If you’ve been struggling to find your voice as a non-profit or business, you can’t afford to miss this! Event details below:
October 1st 2013 – 1:00PM – 6:00PM
Ramada Inn – Abbotsford B.C.
Hosted by Domain 7, Jelly Marketing and Relevention, the workshop aims to teach local businesses how to tell their companies story online. Working from each other’s strengths, these three companies will provide a clear and practical breakdown of the main elements needed to successfully communicate your story online.
October 3-5 2013
Coastal Church – Vancouver B.C.
The istoria conference is designed to inspire and equip leaders in the church, non-profits and the business world. There are sessions with topics customized to business leaders in broad topics and sessions covering more detail for those producing or writing. It features several keynote speakers who are gifted in getting “story” right in this post modern culture.
Posted on 10 01, 2013 by Relevention
Volume 3 of our Relevention Magazine just rolled off the presses and is being distributed by Relevention CREW members this weekend at the Natural Products Expo West in Anaheim, CA with a number of our clients.
One of the articles in the magazine tackles the much buzzed about concept of “content marketing.” (Download a pdf of the article for an introduction to the principles and history of content marketing and why it matters for you and your business.) We promised to continue the conversation here on our blog, so here goes.
First to recap, what is content marketing? I like this definition from the Content Marketing Institute:
“Your customers don’t care about you, your products, your services…they care about themselves, their wants and their needs. Content marketing is about creating interesting information your customers are passionate about so they actually pay attention to you.” (Check out some more definitions here.)
The objective of content marketing is to ultimately drive profitable consumer action. The guiding belief is that if a brand delivers consistent value, consumers will ultimately reward it with their business and loyalty. But, from a practical standpoint, what does this look like? Here are a few action items to get you started with links to dig deeper.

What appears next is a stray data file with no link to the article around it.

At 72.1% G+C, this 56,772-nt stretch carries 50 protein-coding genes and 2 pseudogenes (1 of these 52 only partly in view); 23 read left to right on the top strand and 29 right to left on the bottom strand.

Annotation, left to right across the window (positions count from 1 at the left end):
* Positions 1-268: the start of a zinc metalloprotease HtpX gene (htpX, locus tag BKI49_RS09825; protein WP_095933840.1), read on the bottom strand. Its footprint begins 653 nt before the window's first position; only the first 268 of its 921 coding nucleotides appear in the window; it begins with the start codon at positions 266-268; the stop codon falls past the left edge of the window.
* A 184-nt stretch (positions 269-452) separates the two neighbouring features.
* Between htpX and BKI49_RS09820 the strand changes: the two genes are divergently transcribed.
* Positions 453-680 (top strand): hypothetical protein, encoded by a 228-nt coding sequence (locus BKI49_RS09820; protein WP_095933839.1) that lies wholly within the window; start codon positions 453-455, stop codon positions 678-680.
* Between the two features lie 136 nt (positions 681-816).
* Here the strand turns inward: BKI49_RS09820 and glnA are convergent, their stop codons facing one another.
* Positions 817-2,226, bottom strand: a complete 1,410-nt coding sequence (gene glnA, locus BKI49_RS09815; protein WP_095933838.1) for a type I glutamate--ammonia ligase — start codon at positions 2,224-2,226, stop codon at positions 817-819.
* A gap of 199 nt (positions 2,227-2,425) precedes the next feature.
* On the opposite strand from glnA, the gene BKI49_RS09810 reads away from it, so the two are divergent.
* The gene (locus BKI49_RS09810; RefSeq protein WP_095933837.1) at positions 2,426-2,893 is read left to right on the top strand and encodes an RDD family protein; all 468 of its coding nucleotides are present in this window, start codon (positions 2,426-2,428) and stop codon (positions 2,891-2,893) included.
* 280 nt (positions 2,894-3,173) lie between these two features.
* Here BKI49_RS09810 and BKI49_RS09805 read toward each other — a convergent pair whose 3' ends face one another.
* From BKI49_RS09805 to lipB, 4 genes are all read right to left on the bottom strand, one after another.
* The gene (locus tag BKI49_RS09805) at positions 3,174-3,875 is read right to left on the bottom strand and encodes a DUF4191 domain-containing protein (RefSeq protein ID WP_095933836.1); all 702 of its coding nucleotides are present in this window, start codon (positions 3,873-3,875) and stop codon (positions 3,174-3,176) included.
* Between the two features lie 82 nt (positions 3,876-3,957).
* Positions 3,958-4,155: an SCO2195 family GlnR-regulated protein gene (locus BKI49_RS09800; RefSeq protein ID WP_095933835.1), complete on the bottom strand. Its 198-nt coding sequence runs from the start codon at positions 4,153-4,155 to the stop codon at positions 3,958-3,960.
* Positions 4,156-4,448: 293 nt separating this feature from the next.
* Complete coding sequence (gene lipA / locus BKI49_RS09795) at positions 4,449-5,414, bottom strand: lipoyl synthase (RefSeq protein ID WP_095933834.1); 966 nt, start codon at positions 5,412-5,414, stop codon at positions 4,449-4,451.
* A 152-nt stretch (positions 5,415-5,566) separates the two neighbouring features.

1. Original Beats Curated
There are basically two types of content: 1) Original content that you create yourself, or 2) Curated content that was created by someone else but that you deem worthy enough to share with your networks, usually with some of your own commentary. Curated content is cheaper, easier and more readily available, but rarely as memorable. Our advice? Don’t skimp on original content. You’ll likely always be doing some content curation, but don’t let it be the only thing you do.
Action Item: Identify where your area of specialized expertise intersects with something your target audience truly cares about. Start creating there.
Dig Deeper: Not convinced? This Advertising Age article might change your mind about the importance of original content.
2. Quality Trumps Quantity
Content marketing has gone mainstream with brands pumping out an ever increasing amount of blog posts, eBooks, videos, articles, photos and info-graphics via social media, email lists and company websites. This is leading to a deluge of mediocre content. People don’t want to give their attention to things that don’t deserve it, so invest the energy into developing something truly mind-blowing.
Action Item: Choose a few pieces of content you know you have the resources to execute well (or better than well) and skip the rest.
Dig Deeper: Worried about getting buried in the content marketing deluge? Heed the warnings in this Slideshare presentation.
3. Slow and Steady Wins the Race
Achieving results is the consequence of clear goals, thoughtful planning and disciplined execution. Content marketing is no different. You need a plan, or in ‘marketing speak,’ a content marketing strategy. That may sound intimidating, but it can be broken down into a few basic components by answering these questions:
- Who do you want to talk to?
- What do you want them to do?
- What content will motivate them to do it?
- How will you get your content in front of them?
- How will you measure success?
Action Item: Take five minutes and answer the questions above right now. Have more then five minutes? Dive into the details with the step-by-step guide below. You’ll be well on your way to content marketing success.
Dig Deeper: We may have felt some ‘content envy’ when we came across this “big fat, roll-up-your-sleeves-guide for B2B marketers,” so even though we didn’t create it, we’re not too proud to share this practical Content Marketing Strategy Checklist with our friends.
After all that you’re probably wondering, “What meaningful, original content is Relevention creating?” Glad you asked! Check out the latest volume of our Relevention Magazine and let us know what you think.